Just because a pet owner wants something medical, doesn't mean they can just order it like a pink letterman jacket.
Veterinary medicine is a bit of a weird industry. It is a service that is based upon fact, science, research and professional integrity. However, it is also a business that relies on disposable income of pet owners to stay open and function.
It is the dichotomy of providing a service, but keeping pet owners happy, that is one of the most challenging aspects of the veterinary job.
The best clinics however understand that above all else, they provide a MEDICAL SERVICE. This means that the service they provide is based on medical facts; research, double blinded studies, clinical trials, and extensive schooling for those providing care! It is not just a business that exists to make pet owners happy. It is a service that exists to provide care to animals, and that care is provided by PROFESSIONALS.
So, what does this all mean?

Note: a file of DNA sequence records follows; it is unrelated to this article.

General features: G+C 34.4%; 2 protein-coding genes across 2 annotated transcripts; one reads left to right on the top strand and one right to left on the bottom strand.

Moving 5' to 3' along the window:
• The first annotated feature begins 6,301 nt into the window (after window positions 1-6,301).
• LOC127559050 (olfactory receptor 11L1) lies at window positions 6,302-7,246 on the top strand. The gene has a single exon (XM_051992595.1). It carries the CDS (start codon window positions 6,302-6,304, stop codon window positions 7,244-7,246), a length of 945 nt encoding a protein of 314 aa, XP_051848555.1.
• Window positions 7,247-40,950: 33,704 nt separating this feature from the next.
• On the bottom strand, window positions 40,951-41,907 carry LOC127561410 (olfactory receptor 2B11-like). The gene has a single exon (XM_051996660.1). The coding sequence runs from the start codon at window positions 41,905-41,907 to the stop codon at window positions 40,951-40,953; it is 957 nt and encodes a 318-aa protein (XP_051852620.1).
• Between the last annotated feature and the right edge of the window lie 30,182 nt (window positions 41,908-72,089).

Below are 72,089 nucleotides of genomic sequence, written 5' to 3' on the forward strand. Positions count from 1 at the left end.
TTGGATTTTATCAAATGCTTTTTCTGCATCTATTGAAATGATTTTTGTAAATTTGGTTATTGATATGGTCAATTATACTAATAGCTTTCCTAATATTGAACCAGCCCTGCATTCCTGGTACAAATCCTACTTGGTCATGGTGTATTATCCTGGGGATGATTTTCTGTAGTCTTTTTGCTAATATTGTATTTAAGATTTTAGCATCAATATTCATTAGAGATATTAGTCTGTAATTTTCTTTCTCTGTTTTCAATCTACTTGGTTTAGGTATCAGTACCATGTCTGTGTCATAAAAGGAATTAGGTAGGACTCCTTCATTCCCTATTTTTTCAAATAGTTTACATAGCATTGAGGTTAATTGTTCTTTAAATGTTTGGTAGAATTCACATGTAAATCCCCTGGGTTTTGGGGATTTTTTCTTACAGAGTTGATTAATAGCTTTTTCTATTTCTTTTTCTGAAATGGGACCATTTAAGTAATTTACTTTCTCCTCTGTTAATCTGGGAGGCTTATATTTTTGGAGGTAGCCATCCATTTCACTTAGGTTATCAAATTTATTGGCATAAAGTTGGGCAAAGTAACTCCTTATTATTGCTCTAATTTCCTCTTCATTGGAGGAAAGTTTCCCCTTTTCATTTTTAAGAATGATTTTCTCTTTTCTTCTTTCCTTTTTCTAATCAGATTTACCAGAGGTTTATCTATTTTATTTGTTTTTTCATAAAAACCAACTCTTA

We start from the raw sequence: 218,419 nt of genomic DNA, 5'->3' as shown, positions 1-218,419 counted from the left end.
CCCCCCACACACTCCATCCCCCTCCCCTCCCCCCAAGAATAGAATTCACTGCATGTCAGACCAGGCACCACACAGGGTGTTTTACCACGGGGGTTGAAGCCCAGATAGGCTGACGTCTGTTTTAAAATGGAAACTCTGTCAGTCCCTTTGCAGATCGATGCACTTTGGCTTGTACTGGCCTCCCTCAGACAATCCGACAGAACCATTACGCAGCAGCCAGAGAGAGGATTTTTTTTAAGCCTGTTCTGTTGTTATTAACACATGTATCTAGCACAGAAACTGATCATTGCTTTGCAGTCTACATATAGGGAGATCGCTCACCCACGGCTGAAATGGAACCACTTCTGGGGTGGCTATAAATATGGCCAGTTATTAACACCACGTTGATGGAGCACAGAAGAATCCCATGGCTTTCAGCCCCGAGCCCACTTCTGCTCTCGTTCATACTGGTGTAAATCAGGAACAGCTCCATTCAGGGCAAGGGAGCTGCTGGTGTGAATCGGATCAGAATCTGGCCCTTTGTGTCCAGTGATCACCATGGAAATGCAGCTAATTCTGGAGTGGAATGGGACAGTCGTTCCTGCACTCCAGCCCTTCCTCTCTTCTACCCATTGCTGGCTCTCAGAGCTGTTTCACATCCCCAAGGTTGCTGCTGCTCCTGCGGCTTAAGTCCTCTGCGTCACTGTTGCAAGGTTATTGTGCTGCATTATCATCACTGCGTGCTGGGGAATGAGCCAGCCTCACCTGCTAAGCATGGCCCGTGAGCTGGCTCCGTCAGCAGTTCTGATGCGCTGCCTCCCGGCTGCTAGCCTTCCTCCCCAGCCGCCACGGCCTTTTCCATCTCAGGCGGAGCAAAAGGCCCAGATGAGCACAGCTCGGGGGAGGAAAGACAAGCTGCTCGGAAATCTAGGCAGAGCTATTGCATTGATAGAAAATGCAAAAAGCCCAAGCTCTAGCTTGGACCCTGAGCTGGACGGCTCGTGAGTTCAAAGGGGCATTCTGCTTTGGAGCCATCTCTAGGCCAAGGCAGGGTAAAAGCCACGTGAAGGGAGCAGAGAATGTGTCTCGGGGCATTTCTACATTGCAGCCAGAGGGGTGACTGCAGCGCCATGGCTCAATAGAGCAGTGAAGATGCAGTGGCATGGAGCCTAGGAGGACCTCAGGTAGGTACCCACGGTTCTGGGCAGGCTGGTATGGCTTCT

This means that we have CLIENTS, not CUSTOMERS!
What’s the Difference?
CUSTOMERS: Individuals that go into a store, or business, and pay for an object or an experience.
Customers seek objects or experiences to improve their lives and happiness. They are the ‘expert’ of what they want, and the businesses’ job is to fulfill these needs, and the customer is always right in terms of what they want and need.
The customer is the ‘expert’ of whether or not they enjoyed/like said object or experience. The business that provided the object or experience relies on the customer’s enjoyment for repeat patronage, and if the object or experience is not ‘enjoyable’ for the majority of it’s customers, it has to change it’s objects, or experiences, to make it enjoyable. The customer drives the provided objects/experiences by demand and repeat patronage.
Customers are IN CONTROL of what is ‘good’ and what is ‘bad’. They have a vital say in the objects or experiences the business provides, or the business will go out of business. Therefore the expression “the customer is always right.”